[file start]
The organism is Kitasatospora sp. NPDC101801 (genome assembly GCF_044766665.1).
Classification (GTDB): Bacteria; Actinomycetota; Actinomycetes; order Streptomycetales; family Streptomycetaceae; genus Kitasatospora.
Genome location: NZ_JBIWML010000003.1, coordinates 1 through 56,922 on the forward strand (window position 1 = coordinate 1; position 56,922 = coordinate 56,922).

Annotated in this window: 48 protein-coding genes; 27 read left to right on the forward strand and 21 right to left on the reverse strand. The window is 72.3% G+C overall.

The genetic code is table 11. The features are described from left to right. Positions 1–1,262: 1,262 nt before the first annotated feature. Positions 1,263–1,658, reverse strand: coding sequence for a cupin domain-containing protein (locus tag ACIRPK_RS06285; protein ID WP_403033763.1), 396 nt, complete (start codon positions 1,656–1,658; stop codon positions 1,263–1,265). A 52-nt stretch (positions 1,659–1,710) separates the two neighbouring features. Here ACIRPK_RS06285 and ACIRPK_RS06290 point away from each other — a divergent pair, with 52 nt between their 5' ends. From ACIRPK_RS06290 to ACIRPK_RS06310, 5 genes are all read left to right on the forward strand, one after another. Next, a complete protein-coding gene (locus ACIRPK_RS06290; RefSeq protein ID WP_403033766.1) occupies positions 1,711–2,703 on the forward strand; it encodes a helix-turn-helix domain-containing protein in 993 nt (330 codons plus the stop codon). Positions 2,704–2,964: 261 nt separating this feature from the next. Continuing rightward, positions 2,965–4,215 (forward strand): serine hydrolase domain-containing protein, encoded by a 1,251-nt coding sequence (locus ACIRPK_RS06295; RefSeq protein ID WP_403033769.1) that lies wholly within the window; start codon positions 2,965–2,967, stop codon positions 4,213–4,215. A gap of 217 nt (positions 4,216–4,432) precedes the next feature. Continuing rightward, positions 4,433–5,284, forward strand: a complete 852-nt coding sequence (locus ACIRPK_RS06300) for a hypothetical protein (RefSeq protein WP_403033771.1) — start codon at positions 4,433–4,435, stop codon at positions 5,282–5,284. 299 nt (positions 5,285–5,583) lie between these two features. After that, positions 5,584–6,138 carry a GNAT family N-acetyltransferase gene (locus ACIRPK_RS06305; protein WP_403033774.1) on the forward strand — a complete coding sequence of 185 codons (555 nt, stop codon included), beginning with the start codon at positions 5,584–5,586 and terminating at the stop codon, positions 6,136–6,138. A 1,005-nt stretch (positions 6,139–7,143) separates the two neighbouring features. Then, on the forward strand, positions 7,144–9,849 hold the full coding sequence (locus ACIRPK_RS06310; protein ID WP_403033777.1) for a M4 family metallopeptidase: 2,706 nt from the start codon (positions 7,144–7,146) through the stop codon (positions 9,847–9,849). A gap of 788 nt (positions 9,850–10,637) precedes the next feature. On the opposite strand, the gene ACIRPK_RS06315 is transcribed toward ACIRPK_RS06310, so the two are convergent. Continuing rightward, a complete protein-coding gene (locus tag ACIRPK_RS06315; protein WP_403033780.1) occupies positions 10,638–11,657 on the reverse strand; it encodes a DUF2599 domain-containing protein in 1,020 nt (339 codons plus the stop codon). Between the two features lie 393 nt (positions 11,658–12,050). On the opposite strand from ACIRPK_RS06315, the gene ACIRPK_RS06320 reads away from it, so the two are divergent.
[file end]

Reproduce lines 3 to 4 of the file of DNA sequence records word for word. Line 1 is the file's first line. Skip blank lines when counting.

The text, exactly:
Genome location: NZ_JBIWML010000003.1, coordinates 1 through 56,922 on the forward strand (window position 1 = coordinate 1; position 56,922 = coordinate 56,922).

Annotated in this window: 48 protein-coding genes; 27 read left to right on the forward strand and 21 right to left on the reverse strand. The window is 72.3% G+C overall.